If we are lucky, we can hope we get a minute right before we draw our last breath to reflect on this time spent in our human body, a time to ask, “was it worth the trip?” And how, exactly, at that moment will we know? It’s taken me a little longer than most to figure this one out, but I think it will come down to this, “Who did I serve? Was I there when the people I loved needed me? Did they know I loved them?”
The rest is garnish. Pretty, perhaps, but inconsequential.
I wrote a book called, “When Do I Get to Be Me?” suggesting that we would all have richer lives if we discover our creative side, and we will. Another way to find me, however, is to lose me. When you have asked yourself this in the morning, “Who can I help today?” you have found yourself. Ever notice how things seem to turn up when you quit looking for them?
For all the self help training and platitudes about loving yourself, there is nothing like laying in bed at night knowing that you were there when someone needed you. For all the religious complexities and rules about sin, salvation and the nature of God, you find God when you live in service. It is all pretty easy while it is amazingly difficult, heaven is here when we serve.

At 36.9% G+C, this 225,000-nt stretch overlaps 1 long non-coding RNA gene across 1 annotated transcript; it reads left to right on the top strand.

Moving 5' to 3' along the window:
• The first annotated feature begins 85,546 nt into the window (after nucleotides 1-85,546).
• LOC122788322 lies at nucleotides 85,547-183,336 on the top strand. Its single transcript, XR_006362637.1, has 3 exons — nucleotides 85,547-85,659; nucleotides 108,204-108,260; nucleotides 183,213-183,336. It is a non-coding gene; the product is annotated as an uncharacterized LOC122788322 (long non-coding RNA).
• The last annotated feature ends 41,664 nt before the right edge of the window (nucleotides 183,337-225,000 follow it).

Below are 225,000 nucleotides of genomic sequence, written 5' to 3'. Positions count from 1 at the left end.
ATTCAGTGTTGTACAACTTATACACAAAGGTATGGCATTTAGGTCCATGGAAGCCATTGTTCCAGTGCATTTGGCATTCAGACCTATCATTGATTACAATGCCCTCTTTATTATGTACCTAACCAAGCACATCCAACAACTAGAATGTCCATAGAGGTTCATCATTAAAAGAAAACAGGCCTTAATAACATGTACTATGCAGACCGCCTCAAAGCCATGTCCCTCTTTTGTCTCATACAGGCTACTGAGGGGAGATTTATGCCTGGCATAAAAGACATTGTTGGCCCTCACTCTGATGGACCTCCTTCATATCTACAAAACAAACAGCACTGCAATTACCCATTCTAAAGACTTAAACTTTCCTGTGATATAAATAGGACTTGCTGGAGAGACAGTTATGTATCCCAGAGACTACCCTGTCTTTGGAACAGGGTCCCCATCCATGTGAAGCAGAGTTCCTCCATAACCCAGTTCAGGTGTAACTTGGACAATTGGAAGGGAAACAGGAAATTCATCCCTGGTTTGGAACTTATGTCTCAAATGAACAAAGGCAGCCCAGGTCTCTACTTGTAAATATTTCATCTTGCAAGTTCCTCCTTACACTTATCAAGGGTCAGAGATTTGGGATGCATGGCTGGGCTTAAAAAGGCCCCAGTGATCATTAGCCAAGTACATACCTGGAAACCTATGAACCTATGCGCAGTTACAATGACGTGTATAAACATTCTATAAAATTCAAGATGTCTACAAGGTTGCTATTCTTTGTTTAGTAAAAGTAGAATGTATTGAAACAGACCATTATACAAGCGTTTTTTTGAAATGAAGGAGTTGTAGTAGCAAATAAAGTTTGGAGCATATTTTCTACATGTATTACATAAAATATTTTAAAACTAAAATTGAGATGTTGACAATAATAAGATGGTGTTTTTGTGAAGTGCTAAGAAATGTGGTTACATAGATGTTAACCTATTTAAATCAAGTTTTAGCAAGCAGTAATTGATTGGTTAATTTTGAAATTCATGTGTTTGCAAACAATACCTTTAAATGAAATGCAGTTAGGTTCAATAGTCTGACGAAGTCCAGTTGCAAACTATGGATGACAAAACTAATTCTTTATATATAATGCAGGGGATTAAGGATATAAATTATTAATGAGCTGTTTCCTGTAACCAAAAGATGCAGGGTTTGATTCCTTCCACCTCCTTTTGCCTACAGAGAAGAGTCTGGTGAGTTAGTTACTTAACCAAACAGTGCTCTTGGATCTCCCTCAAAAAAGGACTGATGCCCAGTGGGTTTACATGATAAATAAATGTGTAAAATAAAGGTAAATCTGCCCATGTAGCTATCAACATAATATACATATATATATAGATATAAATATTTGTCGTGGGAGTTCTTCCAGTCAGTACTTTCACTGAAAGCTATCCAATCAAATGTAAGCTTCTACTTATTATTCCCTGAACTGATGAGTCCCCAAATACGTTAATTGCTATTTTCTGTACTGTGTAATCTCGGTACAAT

Moms have always known this. Soldiers diving on grenades to save their platoons figure it out in their last instant. Our world is filled with saints like this, people who heal, who feed, who teach, who inspire and who preach. There is no peace for those who go to sleep counting their conquests or money, they only dream of the next battle. Loving and caring for someone is a reward unto itself.
The french novel, Les Miserables, is an examination of one man’s life of service and love and it climaxes when our hero, Jean Valjean, draws his last breath and says, “D’aimer un autre personne, est de voir la face de Dieu.”
To love another person is to see the face of God.
May you see the face of God today.